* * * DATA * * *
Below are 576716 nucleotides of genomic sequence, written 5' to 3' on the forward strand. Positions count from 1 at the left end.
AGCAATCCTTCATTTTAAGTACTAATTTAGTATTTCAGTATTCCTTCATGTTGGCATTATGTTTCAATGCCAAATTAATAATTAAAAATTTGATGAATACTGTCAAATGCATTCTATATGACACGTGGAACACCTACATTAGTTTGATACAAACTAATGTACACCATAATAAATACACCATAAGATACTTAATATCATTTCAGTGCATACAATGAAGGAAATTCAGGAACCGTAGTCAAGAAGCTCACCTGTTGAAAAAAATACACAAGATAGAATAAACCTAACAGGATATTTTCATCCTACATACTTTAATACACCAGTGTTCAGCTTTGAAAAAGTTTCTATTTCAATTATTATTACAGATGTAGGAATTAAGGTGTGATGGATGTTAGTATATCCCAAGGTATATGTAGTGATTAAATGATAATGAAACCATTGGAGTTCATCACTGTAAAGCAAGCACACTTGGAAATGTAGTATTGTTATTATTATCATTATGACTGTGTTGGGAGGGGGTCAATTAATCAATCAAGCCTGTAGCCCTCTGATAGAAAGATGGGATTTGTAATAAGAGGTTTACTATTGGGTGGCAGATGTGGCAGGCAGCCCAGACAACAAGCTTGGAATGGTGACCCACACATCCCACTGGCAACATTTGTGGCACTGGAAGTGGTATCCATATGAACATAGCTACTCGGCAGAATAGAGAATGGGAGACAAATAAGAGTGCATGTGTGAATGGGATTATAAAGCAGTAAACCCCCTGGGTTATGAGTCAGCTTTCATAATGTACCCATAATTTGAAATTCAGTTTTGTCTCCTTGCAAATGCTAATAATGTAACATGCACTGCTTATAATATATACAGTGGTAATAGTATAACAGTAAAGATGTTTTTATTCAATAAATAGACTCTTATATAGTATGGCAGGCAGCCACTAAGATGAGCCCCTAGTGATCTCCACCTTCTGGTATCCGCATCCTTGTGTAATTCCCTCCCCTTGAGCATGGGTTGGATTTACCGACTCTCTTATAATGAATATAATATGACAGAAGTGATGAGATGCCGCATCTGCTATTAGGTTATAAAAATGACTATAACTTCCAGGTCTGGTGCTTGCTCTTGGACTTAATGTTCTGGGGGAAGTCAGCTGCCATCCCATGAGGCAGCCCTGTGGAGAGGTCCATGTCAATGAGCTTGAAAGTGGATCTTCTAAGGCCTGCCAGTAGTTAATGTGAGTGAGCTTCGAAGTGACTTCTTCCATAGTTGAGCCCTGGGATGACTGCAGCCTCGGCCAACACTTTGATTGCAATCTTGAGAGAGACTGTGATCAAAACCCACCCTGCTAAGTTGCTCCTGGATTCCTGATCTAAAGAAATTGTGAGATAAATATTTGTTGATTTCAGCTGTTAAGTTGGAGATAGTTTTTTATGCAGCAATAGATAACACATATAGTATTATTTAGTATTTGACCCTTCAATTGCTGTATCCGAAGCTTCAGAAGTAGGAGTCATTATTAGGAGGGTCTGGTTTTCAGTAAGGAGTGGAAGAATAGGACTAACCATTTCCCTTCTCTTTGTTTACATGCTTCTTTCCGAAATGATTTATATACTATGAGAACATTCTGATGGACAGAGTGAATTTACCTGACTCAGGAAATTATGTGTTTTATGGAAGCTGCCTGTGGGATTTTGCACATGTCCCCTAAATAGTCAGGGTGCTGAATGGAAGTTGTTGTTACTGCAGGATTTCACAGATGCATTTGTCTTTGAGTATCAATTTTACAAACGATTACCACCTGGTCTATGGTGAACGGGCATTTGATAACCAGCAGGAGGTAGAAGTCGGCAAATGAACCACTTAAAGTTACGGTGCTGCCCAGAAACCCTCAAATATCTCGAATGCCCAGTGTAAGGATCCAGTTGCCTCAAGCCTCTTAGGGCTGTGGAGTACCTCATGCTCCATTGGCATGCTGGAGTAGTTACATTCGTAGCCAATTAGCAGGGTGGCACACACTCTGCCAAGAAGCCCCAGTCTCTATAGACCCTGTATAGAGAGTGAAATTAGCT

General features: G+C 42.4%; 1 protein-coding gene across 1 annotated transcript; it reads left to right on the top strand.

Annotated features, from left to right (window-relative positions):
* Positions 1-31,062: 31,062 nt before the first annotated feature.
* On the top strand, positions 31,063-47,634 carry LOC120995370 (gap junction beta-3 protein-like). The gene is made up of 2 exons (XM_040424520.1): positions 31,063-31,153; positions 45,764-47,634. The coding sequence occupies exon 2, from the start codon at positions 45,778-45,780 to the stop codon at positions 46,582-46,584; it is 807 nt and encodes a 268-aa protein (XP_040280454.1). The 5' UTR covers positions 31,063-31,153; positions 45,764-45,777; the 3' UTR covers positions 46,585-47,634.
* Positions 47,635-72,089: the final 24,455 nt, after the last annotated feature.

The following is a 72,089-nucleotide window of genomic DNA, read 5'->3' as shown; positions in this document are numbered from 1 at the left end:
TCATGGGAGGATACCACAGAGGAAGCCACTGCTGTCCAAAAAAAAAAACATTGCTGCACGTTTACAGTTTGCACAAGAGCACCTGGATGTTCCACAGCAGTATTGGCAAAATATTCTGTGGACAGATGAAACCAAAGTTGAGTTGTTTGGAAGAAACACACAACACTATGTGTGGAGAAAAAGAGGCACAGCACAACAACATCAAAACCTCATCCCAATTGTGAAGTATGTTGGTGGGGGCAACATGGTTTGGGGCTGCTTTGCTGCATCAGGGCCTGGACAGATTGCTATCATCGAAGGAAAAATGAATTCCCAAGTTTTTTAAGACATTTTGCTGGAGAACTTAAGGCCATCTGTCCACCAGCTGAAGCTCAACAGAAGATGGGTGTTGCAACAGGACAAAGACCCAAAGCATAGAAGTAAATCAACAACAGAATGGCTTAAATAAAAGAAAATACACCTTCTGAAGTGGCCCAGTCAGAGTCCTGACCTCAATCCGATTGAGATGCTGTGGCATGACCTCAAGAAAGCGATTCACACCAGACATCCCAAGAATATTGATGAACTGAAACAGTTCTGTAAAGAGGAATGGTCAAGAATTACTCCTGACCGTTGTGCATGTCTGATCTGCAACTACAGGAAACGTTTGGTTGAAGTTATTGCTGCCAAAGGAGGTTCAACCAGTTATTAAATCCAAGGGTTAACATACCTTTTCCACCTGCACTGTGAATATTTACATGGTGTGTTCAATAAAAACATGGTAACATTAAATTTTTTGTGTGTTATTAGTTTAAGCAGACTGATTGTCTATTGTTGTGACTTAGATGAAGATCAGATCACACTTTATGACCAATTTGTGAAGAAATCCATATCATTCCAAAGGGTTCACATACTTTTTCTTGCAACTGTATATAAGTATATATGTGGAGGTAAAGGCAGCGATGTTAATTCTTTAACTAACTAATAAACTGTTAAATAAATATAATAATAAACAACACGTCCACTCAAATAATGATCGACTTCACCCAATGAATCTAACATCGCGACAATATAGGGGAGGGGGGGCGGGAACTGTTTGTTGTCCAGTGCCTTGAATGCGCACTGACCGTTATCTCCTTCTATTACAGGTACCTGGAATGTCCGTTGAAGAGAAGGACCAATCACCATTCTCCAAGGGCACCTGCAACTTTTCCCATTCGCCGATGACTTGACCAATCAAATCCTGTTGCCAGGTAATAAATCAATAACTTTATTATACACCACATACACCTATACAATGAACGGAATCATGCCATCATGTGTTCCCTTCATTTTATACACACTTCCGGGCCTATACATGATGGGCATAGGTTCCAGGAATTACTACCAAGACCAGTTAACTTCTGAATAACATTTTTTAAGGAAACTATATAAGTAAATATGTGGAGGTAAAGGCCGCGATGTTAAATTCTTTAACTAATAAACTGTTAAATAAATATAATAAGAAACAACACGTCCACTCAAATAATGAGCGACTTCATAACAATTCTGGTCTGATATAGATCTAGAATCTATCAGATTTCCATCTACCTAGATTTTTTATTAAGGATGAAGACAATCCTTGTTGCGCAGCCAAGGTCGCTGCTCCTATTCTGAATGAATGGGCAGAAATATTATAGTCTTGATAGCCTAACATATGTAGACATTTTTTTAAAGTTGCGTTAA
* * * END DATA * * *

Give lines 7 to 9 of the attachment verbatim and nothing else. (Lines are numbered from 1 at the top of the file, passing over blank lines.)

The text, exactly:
* Positions 47,635-72,089: the final 24,455 nt, after the last annotated feature.

The following is a 72,089-nucleotide window of genomic DNA, read 5'->3' as shown; positions in this document are numbered from 1 at the left end:
TCATGGGAGGATACCACAGAGGAAGCCACTGCTGTCCAAAAAAAAAAACATTGCTGCACGTTTACAGTTTGCACAAGAGCACCTGGATGTTCCACAGCAGTATTGGCAAAATATTCTGTGGACAGATGAAACCAAAGTTGAGTTGTTTGGAAGAAACACACAACACTATGTGTGGAGAAAAAGAGGCACAGCACAACAACATCAAAACCTCATCCCAATTGTGAAGTATGTTGGTGGGGGCAACATGGTTTGGGGCTGCTTTGCTGCATCAGGGCCTGGACAGATTGCTATCATCGAAGGAAAAATGAATTCCCAAGTTTTTTAAGACATTTTGCTGGAGAACTTAAGGCCATCTGTCCACCAGCTGAAGCTCAACAGAAGATGGGTGTTGCAACAGGACAAAGACCCAAAGCATAGAAGTAAATCAACAACAGAATGGCTTAAATAAAAGAAAATACACCTTCTGAAGTGGCCCAGTCAGAGTCCTGACCTCAATCCGATTGAGATGCTGTGGCATGACCTCAAGAAAGCGATTCACACCAGACATCCCAAGAATATTGATGAACTGAAACAGTTCTGTAAAGAGGAATGGTCAAGAATTACTCCTGACCGTTGTGCATGTCTGATCTGCAACTACAGGAAACGTTTGGTTGAAGTTATTGCTGCCAAAGGAGGTTCAACCAGTTATTAAATCCAAGGGTTAACATACCTTTTCCACCTGCACTGTGAATATTTACATGGTGTGTTCAATAAAAACATGGTAACATTAAATTTTTTGTGTGTTATTAGTTTAAGCAGACTGATTGTCTATTGTTGTGACTTAGATGAAGATCAGATCACACTTTATGACCAATTTGTGAAGAAATCCATATCATTCCAAAGGGTTCACATACTTTTTCTTGCAACTGTATATAAGTATATATGTGGAGGTAAAGGCAGCGATGTTAATTCTTTAACTAACTAATAAACTGTTAAATAAATATAATAATAAACAACACGTCCACTCAAATAATGATCGACTTCACCCAATGAATCTAACATCGCGACAATATAGGGGAGGGGGGGCGGGAACTGTTTGTTGTCCAGTGCCTTGAATGCGCACTGACCGTTATCTCCTTCTATTACAGGTACCTGGAATGTCCGTTGAAGAGAAGGACCAATCACCATTCTCCAAGGGCACCTGCAACTTTTCCCATTCGCCGATGACTTGACCAATCAAATCCTGTTGCCAGGTAATAAATCAATAACTTTATTATACACCACATACACCTATACAATGAACGGAATCATGCCATCATGTGTTCCCTTCATTTTATACACACTTCCGGGCCTATACATGATGGGCATAGGTTCCAGGAATTACTACCAAGACCAGTTAACTTCTGAATAACATTTTTTAAGGAAACTATATAAGTAAATATGTGGAGGTAAAGGCCGCGATGTTAAATTCTTTAACTAATAAACTGTTAAATAAATATAATAAGAAACAACACGTCCACTCAAATAATGAGCGACTTCATAACAATTCTGGTCTGATATAGATCTAGAATCTATCAGATTTCCATCTACCTAGATTTTTTATTAAGGATGAAGACAATCCTTGTTGCGCAGCCAAGGTCGCTGCTCCTATTCTGAATGAATGGGCAGAAATATTATAGTCTTGATAGCCTAACATATGTAGACATTTTTTTAAAGTTGCGTTAA